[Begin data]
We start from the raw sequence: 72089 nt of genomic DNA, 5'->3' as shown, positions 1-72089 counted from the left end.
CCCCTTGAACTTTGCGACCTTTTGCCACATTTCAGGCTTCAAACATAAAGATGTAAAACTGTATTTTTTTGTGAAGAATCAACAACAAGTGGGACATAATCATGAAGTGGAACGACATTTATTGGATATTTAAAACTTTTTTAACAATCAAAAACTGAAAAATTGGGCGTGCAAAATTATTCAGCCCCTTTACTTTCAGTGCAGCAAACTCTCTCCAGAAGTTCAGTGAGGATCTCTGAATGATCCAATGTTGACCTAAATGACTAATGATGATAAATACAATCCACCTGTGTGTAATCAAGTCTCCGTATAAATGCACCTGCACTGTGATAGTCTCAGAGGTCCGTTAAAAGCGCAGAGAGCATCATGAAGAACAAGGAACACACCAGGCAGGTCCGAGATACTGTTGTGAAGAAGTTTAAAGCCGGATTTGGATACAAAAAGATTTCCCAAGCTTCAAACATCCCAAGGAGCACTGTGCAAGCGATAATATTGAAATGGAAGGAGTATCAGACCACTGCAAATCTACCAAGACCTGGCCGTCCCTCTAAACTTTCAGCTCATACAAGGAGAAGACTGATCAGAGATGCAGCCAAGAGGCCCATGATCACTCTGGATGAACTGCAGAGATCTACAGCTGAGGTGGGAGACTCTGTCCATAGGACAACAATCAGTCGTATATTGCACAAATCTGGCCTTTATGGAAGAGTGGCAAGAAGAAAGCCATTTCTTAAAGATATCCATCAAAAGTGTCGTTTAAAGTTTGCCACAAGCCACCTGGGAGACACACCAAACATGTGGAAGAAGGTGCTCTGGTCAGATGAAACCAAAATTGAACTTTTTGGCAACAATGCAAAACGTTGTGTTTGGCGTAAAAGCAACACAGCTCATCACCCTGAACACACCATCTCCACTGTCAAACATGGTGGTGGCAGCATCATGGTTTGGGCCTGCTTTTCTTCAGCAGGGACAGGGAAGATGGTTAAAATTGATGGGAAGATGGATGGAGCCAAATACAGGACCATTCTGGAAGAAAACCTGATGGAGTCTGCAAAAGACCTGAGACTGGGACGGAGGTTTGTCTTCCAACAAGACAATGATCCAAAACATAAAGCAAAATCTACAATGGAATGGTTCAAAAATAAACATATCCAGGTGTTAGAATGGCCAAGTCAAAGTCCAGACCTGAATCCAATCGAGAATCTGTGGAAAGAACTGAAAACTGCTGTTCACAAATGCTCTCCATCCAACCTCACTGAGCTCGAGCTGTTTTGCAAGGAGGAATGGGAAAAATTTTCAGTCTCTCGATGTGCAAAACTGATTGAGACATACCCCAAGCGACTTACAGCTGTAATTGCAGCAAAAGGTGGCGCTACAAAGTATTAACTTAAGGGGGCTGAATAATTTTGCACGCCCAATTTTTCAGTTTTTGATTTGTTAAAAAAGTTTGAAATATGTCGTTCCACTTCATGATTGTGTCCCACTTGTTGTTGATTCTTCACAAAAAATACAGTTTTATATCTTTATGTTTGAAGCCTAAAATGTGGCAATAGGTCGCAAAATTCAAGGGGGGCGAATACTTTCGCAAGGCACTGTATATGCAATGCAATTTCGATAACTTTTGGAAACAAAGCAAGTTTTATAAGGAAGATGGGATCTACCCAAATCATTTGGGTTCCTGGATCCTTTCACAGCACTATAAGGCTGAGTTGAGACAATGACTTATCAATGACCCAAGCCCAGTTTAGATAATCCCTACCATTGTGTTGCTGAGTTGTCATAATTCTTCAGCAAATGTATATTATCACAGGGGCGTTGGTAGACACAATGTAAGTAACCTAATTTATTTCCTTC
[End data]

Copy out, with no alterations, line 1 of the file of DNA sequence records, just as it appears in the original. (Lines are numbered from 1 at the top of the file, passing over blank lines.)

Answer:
We start from the raw sequence: 72089 nt of genomic DNA, 5'->3' as shown, positions 1-72089 counted from the left end.